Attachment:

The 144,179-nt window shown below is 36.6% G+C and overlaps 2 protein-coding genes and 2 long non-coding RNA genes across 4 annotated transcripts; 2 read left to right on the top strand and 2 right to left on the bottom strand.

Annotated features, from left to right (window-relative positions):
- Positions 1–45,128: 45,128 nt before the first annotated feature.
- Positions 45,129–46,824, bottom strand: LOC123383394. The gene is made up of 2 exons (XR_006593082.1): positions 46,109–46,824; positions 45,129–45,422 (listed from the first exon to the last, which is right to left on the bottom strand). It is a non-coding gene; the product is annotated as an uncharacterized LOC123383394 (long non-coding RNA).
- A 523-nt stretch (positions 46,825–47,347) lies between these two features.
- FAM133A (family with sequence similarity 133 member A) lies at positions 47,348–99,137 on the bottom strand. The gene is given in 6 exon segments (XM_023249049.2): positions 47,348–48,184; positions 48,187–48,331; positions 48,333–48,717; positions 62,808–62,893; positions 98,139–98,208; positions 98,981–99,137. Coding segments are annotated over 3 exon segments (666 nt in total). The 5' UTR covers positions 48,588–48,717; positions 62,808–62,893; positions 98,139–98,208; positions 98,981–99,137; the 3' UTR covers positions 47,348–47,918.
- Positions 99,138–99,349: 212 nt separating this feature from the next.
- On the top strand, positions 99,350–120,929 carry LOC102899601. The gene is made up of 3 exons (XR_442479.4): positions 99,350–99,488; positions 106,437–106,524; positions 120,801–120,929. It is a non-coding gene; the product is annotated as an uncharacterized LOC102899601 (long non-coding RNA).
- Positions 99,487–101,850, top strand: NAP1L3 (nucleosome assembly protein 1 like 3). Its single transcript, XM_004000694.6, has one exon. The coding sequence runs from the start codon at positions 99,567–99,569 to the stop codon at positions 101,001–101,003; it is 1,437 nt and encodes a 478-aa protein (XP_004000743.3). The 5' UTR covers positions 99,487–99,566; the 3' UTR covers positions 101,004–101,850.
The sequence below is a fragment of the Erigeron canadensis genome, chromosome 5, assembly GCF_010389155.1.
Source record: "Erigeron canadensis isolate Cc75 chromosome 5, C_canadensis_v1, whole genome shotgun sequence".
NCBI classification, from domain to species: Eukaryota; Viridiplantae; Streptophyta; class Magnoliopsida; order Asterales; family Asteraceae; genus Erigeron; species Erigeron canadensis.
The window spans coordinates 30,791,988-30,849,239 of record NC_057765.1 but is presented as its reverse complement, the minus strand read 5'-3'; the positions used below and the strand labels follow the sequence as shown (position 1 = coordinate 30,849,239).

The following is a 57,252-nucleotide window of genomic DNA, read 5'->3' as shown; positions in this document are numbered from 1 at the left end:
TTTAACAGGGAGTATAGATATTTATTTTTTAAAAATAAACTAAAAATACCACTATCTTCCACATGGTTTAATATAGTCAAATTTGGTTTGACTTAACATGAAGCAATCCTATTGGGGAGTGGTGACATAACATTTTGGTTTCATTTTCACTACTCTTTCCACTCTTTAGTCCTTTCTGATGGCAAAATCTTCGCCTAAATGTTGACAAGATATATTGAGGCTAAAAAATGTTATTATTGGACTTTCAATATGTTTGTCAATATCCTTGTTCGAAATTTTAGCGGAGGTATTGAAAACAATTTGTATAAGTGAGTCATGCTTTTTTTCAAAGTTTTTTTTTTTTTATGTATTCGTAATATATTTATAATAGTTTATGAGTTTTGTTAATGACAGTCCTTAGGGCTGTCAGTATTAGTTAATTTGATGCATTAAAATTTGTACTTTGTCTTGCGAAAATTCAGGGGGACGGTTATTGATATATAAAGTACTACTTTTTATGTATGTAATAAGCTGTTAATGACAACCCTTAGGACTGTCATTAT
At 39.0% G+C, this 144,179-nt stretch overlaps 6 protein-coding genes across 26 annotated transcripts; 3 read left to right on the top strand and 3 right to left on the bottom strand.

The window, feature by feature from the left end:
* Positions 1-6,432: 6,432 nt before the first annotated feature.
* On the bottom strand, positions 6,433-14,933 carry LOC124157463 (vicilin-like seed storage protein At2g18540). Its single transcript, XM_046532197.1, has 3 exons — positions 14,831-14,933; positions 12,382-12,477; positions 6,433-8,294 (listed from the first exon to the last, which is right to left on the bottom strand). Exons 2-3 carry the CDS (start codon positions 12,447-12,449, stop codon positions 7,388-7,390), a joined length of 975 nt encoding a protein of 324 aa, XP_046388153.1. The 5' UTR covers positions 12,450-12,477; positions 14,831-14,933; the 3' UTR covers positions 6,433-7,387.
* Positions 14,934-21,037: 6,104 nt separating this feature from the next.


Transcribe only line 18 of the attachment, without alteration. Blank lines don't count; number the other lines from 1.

* Positions 1-6,432: 6,432 nt before the first annotated feature.